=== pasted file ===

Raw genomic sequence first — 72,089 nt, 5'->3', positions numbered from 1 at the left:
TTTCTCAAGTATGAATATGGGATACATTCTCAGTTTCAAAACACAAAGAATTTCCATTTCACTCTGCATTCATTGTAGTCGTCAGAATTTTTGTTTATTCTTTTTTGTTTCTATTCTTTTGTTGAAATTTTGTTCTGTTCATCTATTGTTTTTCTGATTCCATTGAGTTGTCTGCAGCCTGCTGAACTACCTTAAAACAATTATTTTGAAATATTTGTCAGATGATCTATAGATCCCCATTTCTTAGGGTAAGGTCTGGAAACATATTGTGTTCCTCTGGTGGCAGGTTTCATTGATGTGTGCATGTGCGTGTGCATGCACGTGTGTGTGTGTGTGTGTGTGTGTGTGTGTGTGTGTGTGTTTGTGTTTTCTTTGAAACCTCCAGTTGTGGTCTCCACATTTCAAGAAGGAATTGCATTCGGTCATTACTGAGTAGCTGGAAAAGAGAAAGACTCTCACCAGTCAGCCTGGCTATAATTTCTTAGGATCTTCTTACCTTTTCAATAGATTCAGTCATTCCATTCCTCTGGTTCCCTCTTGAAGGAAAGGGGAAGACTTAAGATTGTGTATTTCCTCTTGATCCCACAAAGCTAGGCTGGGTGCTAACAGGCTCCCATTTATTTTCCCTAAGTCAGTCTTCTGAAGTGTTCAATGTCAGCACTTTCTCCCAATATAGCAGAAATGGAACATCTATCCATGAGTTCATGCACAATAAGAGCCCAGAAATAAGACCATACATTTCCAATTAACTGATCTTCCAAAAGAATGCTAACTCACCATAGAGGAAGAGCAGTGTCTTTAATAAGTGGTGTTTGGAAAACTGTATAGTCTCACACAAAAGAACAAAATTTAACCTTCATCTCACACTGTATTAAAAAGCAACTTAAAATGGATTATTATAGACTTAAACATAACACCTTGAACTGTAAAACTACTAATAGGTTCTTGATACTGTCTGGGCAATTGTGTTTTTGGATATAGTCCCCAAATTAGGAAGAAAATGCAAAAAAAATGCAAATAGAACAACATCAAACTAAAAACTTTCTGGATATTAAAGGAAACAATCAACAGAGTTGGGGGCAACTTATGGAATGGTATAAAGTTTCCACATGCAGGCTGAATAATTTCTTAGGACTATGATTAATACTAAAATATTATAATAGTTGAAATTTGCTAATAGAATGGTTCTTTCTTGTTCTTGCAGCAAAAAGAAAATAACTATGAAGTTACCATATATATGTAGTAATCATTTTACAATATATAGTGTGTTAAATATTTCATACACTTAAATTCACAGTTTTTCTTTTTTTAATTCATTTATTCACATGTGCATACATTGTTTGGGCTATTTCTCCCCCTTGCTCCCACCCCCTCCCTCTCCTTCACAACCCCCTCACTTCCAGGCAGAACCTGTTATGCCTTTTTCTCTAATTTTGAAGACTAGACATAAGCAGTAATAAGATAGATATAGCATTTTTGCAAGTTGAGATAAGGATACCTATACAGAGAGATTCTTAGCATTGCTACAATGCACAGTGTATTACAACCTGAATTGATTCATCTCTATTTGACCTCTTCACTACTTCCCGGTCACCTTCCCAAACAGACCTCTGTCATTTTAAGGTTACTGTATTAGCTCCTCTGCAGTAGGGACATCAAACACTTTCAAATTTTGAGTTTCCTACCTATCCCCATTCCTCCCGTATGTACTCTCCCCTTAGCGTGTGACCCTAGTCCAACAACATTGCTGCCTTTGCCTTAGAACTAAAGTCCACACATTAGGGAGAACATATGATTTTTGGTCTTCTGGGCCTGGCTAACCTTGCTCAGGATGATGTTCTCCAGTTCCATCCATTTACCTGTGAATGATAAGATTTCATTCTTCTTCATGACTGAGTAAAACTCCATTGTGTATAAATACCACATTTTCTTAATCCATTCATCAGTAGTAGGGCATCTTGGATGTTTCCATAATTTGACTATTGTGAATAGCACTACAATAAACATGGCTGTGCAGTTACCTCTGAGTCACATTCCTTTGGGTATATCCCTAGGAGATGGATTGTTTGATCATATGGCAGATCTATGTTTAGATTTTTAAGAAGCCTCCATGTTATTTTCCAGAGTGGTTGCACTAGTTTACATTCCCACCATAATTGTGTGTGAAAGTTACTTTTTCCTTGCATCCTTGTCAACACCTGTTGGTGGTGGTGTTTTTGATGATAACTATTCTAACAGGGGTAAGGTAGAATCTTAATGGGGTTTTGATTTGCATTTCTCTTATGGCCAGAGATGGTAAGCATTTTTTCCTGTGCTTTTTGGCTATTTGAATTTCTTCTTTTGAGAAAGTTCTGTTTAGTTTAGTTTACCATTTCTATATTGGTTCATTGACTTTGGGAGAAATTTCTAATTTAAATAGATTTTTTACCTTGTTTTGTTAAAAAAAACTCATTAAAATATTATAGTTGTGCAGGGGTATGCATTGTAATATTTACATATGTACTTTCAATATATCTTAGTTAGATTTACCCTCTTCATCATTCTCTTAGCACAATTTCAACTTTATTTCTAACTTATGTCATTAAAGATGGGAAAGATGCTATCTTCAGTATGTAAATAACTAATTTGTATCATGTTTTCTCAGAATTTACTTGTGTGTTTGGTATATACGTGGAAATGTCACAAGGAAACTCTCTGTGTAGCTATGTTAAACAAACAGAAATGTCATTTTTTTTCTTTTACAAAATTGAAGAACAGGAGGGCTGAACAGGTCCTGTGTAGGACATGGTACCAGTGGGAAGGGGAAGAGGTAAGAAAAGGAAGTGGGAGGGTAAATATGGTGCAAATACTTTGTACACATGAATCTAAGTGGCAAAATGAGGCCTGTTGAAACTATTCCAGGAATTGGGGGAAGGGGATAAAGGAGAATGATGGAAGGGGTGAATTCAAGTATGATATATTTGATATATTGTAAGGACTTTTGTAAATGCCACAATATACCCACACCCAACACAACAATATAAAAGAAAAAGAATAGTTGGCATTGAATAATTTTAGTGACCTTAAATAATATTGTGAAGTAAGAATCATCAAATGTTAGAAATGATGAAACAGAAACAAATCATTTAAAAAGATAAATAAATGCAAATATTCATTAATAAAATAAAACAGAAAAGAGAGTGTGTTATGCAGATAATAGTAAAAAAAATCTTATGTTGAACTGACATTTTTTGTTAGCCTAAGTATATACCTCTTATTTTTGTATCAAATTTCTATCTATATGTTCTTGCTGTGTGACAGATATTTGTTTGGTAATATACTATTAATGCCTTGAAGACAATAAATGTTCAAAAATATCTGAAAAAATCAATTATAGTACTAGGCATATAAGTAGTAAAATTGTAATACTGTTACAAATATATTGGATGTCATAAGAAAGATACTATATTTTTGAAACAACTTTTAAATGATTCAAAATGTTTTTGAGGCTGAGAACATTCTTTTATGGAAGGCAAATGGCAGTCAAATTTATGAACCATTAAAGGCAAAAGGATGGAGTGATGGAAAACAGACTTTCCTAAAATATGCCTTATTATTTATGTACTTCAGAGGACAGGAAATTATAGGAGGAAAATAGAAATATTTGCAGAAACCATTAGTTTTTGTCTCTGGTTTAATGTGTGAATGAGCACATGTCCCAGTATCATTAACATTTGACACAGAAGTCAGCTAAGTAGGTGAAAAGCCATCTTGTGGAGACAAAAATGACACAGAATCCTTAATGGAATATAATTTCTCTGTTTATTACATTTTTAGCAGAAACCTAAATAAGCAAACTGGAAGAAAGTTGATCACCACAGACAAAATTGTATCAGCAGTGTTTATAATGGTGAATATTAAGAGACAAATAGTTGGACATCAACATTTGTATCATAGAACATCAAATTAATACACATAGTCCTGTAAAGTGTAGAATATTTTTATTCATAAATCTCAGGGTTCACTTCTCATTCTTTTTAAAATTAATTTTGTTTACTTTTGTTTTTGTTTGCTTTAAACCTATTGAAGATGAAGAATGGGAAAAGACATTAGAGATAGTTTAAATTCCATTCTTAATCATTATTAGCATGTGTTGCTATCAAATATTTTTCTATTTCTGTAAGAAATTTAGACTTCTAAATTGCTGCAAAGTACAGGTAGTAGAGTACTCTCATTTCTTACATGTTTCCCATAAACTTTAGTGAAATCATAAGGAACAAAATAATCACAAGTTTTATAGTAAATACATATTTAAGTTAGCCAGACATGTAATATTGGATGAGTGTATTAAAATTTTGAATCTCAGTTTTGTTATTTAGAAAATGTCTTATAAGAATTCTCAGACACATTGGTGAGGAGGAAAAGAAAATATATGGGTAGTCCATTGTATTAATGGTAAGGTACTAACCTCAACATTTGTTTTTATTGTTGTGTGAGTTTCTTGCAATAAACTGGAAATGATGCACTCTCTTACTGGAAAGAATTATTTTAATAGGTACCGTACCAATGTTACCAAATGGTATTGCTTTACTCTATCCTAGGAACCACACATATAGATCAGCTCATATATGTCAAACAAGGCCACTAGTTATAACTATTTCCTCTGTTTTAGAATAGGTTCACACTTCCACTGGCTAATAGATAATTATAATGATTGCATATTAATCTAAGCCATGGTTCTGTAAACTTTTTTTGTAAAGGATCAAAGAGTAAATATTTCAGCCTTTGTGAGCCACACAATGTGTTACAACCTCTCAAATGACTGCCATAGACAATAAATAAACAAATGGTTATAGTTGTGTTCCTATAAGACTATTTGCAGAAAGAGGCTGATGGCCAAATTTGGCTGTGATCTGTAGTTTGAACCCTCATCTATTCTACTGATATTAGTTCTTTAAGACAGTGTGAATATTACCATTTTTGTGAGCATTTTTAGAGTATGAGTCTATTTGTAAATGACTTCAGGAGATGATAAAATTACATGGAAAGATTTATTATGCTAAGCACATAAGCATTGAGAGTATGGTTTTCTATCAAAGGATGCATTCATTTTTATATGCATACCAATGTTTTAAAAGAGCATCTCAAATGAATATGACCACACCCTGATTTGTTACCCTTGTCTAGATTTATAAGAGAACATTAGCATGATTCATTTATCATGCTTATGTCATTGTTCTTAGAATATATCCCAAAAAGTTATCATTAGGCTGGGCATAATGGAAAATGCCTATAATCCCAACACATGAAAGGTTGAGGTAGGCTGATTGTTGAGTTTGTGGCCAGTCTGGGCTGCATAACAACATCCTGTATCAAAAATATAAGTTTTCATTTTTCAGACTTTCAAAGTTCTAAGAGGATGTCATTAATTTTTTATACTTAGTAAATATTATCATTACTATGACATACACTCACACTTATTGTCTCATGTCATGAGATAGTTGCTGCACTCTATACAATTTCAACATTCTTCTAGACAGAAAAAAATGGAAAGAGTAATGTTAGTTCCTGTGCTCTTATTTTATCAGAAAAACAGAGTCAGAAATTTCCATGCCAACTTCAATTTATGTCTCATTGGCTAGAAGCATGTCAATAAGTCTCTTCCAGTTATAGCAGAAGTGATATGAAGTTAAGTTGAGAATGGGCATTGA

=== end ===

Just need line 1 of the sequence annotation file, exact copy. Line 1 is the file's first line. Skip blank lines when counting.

Raw genomic sequence first — 72,089 nt, 5'->3', positions numbered from 1 at the left: